A few years ago, I was talking to a wise friend about some of the circumstances surrounding the twins’ birth and adoption that were a bit heartbreaking. I was spiraling into despair when she said, “Is there anything you can do about that?”
I responded that I could somehow get them a few more weeks in their birthmother’s womb; I could intervene medically somehow to get them to full-term. I wondered about traveling back in time and changing the circumstances of poverty in America. I pretty much wanted to defy the laws of physics.
She said, “Let’s try this again. Is there anything you can do about any of that?” I sat quietly. She responded for me, “No, there really isn’t.”
It was uncomfortable and frustrating to sit with that reality, but it eventually freed me a bit. Realizing how little power I had in that situation pointed me towards their future instead of staying stuck in their past. It helped me ask, “What’s next?”
Now, when my kids are going through something, I ask myself the same question, “Is there anything you can do about that?”
If the answer is no, then I know my job is to equip them to handle whatever they are facing. It helps us all move onto things we actually can change.
If the answer is yes, then I make myself stop and wonder, “But should you do anything?”
Especially with my teenagers, the answer is often, “No, you really shouldn’t.” There are very few circumstances that require me to intervene. More and more, my job as their mom is to teach them how to handle obstacles. My job is to show them that they can endure hard things.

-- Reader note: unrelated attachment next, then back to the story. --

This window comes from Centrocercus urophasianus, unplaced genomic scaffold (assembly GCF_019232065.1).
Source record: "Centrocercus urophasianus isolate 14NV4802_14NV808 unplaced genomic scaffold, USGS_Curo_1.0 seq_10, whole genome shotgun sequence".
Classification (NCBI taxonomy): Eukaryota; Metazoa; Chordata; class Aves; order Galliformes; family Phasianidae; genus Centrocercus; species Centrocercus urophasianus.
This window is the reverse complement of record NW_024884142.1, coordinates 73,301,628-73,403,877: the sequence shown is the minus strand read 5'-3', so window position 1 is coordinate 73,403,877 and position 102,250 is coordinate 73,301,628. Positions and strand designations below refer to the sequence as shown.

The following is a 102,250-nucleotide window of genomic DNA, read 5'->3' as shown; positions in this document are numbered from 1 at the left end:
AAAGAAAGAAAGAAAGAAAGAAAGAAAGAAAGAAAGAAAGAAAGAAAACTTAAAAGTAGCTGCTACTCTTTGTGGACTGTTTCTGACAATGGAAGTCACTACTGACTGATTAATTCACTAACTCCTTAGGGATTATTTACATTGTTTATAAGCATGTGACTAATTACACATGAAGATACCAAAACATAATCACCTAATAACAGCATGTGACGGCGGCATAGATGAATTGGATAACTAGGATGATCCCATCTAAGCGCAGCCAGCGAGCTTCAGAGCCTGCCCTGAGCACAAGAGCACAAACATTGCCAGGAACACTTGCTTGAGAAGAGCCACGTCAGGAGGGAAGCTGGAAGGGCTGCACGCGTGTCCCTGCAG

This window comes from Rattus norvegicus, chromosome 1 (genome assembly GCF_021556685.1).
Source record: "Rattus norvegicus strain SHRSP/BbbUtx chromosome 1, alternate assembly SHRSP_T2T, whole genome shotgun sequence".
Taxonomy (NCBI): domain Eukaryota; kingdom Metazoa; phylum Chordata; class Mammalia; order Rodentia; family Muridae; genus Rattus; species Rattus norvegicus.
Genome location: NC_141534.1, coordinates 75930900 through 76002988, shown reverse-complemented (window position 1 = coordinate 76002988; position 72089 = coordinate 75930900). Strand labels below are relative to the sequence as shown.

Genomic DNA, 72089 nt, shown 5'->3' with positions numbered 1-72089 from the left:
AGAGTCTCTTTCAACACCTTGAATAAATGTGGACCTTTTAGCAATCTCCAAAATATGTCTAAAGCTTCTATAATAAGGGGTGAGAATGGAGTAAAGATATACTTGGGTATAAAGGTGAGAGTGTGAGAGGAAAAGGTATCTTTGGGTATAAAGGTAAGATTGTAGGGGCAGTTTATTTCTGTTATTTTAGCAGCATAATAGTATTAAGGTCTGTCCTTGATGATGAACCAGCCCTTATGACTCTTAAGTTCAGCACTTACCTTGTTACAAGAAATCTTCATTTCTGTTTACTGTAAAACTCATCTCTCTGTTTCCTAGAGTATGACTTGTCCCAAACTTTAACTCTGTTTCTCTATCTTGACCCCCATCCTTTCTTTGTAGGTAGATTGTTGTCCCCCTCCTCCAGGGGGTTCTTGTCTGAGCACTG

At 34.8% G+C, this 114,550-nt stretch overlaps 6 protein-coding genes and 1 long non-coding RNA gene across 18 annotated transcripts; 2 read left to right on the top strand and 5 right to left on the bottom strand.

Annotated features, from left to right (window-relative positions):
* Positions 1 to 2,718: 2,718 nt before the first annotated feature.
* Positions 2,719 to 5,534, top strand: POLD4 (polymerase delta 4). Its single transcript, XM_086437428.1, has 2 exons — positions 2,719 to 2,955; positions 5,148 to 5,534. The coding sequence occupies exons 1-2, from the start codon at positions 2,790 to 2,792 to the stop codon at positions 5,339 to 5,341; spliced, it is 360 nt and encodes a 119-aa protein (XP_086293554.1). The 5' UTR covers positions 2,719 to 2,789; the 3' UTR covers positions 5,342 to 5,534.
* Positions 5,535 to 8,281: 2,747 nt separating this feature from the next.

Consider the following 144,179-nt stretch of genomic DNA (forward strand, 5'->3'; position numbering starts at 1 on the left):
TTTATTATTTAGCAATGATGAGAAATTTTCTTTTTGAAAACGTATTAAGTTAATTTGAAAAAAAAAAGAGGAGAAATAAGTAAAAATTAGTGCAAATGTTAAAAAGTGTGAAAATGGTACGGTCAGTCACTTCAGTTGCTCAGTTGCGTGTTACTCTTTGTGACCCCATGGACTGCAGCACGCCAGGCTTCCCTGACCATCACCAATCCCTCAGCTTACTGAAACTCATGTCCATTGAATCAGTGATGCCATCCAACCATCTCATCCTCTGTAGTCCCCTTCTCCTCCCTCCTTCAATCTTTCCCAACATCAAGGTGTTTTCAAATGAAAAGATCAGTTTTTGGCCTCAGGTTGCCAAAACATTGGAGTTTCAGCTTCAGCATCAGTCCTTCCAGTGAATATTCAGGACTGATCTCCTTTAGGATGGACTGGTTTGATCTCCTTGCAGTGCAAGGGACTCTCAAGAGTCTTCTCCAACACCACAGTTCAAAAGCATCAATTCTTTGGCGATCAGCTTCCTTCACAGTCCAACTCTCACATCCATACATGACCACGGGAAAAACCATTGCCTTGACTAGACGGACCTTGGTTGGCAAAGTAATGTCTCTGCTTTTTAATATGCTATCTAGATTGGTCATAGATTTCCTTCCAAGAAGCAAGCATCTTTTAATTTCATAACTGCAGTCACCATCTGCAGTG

Sometimes, I have to get out of my own way in order to guide them. My first reaction is usually not my best. Especially when it comes to my kids and the ways they are hurting, I simply cannot trust my gut response. My first tendency is a flash of anger and protection and ferocity that makes me want to storm the Bastille. Then, I move to wondering about the viability of voodoo and at the very least wanting to call someone’s mother.
It’s best if I take a few breaths and at least let my kids finish talking. Being rational doesn’t come naturally to me, but I know that I really can’t be of much help to my kids if I’m acting like a vindictive psycho. It’s like I need my emotions to sift through my heart to get out the rough pieces and pointy rocks. I need to wait for the gentler soil to settle.
A few days ago, I listened to my son talk about a situation that made my blood boil. I didn’t say the first few things that came to mind and waited until I had the right words. “Haters gonna hate,” was where I landed. It felt great to offer words that were helpful and empowering and true. He laughed and said, “I can’t believe you just said that, but I think you are right.”
I should get that in writing.